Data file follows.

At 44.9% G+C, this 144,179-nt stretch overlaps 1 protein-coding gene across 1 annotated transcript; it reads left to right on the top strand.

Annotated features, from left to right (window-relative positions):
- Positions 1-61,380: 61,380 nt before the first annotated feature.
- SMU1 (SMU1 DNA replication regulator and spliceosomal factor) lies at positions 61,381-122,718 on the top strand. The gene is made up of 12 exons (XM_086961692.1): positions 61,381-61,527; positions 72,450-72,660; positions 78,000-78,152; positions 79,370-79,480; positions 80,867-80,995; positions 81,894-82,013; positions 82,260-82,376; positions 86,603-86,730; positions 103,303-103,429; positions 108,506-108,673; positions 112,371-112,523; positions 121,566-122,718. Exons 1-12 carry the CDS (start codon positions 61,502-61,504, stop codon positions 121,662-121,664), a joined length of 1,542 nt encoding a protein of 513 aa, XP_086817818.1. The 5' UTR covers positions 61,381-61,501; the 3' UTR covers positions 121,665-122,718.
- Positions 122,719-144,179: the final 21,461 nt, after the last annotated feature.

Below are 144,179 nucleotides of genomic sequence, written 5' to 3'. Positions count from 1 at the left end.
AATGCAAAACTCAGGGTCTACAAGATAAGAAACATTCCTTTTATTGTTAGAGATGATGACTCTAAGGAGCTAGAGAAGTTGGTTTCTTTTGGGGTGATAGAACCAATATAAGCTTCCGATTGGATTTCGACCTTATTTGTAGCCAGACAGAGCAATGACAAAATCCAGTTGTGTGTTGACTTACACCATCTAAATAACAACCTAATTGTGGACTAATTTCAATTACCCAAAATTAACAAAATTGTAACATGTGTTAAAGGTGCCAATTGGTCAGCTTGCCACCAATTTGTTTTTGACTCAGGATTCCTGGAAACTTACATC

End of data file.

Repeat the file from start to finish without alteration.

At 44.9% G+C, this 144,179-nt stretch overlaps 1 protein-coding gene across 1 annotated transcript; it reads left to right on the top strand.

Annotated features, from left to right (window-relative positions):
- Positions 1-61,380: 61,380 nt before the first annotated feature.
- SMU1 (SMU1 DNA replication regulator and spliceosomal factor) lies at positions 61,381-122,718 on the top strand. The gene is made up of 12 exons (XM_086961692.1): positions 61,381-61,527; positions 72,450-72,660; positions 78,000-78,152; positions 79,370-79,480; positions 80,867-80,995; positions 81,894-82,013; positions 82,260-82,376; positions 86,603-86,730; positions 103,303-103,429; positions 108,506-108,673; positions 112,371-112,523; positions 121,566-122,718. Exons 1-12 carry the CDS (start codon positions 61,502-61,504, stop codon positions 121,662-121,664), a joined length of 1,542 nt encoding a protein of 513 aa, XP_086817818.1. The 5' UTR covers positions 61,381-61,501; the 3' UTR covers positions 121,665-122,718.
- Positions 122,719-144,179: the final 21,461 nt, after the last annotated feature.

Below are 144,179 nucleotides of genomic sequence, written 5' to 3'. Positions count from 1 at the left end.
AATGCAAAACTCAGGGTCTACAAGATAAGAAACATTCCTTTTATTGTTAGAGATGATGACTCTAAGGAGCTAGAGAAGTTGGTTTCTTTTGGGGTGATAGAACCAATATAAGCTTCCGATTGGATTTCGACCTTATTTGTAGCCAGACAGAGCAATGACAAAATCCAGTTGTGTGTTGACTTACACCATCTAAATAACAACCTAATTGTGGACTAATTTCAATTACCCAAAATTAACAAAATTGTAACATGTGTTAAAGGTGCCAATTGGTCAGCTTGCCACCAATTTGTTTTTGACTCAGGATTCCTGGAAACTTACATC